“My visit to campus and meetings with students, faculty, staff, alumni, and community partners were truly inspiring,” he said when he was hired in February. He starts on July 1.

Bates College

Garry Jenkins.Caroline Yang for Bates College

Garry Jenkins will be the first Black and the first openly gay president at Bates College in Lewiston, Maine, after serving as the dean and a professor at the University of Minnesota Law School. He starts on July 1.

“I am overjoyed to join the Bates community as the college’s next president,” Jenkins said when he was hired in March. “Bates is a remarkable institution that is exceptionally well-positioned for the future.”

Bowdoin College

Safa Zaki.Bowdoin College

Bowdoin College in Brunswick, Maine, has selected its first woman president, Egyptian-born cognitive scientist Safa Zaki.

Zaki, who was recently the dean of the faculty at Williams College, starts on July 1.

“I absolutely feel the significance of being the first woman to serve in [this] role, a fact recognized with enthusiasm by the students, alumni, faculty, and staff I’ve already met,” Zaki said in a statement to the Globe Wednesday.

Mount Holyoke College

Danielle Holley. Oscar Merrida IV/Howard University

Danielle Holley, current dean of the Howard University School of Law, will become the school’s first Black female president when she takes over from Beverly Daniel Tatum, the college’s interim president, who also is Black. Mount Holyoke, located in South Hadley, is an all-women’s college.


Holley, 49, who starts on July 1, said in a February interview with the Globe that she saw similarities between the purpose of women’s colleges and historically Black institutions.

“That ability for students to choose an educational environment in which they can say, this environment fully not only accepts me but my identity is a key part of what’s empowering me inside the college community,” she said.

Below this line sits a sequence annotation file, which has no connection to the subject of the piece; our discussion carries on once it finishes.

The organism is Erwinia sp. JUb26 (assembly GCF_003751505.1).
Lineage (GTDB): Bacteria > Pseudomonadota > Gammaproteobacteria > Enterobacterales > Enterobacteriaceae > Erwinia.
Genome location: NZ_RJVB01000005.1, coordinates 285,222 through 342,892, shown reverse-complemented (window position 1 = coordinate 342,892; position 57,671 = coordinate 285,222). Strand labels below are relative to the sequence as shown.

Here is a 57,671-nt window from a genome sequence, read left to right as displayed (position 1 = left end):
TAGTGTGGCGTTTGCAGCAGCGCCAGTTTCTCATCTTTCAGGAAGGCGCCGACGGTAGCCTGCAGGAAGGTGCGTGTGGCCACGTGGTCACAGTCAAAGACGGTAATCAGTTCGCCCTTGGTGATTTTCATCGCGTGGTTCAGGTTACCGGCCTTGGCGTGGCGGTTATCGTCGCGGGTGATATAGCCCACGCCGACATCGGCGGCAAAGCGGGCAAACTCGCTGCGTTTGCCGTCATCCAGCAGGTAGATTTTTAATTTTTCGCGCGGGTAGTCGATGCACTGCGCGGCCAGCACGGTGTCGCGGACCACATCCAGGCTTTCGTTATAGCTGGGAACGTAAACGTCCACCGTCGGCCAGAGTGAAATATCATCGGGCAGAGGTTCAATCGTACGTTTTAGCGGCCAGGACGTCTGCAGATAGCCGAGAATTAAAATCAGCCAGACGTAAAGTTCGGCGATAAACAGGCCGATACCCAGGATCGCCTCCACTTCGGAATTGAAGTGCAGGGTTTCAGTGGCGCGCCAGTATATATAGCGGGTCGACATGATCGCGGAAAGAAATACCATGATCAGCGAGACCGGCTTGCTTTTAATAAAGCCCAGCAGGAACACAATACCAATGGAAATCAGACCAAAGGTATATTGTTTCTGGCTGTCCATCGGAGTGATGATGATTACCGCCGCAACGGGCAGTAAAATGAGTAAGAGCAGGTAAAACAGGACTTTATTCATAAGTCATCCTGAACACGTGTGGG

Dartmouth College

Sian Leah Beilock.Dartmouth

After 250 years of male leadership, Dartmouth College in Hanover, N.H., will have its first female president, Sian Leah Beilock, 47.

“Some might argue that you shouldn’t focus on a president’s gender or background, but I see this differently,” she told the Globe in a statement Wednesday. “Research shows that having multiple identities can be a valuable leadership trait. I’m a president, but I’m also a teacher, a researcher, and a mother.”

She added, “I’m confident that my multiple identities — including as the first woman elected president of Dartmouth — will shape how I listen and lead.”

A college president’s responsibilities are familiar to Beilock, who was president of Barnard College from 2017 to 2023. She starts on July 1.

Smith College

Sarah Willie Lebreton.Shana Sureck

Sarah Willie-LeBreton, who most recently served as provost and dean of the faculty at Swarthmore College in Pennsylvania, will become Smith College’s second Black president. She begins her tenure at the college, located in Northampton, on July 1.


Willie-LeBreton, who will be the college’s 12th president, told the Globe in a previous interview that she was “really looking [forward] to strengthening what community means here and taking seriously diversity.”

Emmanuel College

Mary Boyd.Brant Sanderlin/Brant Sanderlin/Berry College

Mary Boyd, a chemist and former provost of Berry College in Mount Berry, Ga., started her position as Emmanuel College’s 13th president in the fall, the college said in a statement.

Boyd is replacing Janet Eisner, who has been at the helm of Emmanuel since 1979. Emmanuel College, which was formerly an all-women institution, has only had female presidents.

Her prior experience also includes serving as dean of the College of Arts and Sciences at the University of San Diego.

“The mission of Emmanuel strongly resonates with me, and I embrace the opportunity to steward the college’s Catholic educational mission into the future,” Boyd said in a statement last June.

Correction: An earlier version of this story incorrectly described Emmanuel College. It became a coeducational institution in 2001.

Elllie Wolfe can be reached at Follow her @elliew0lfe.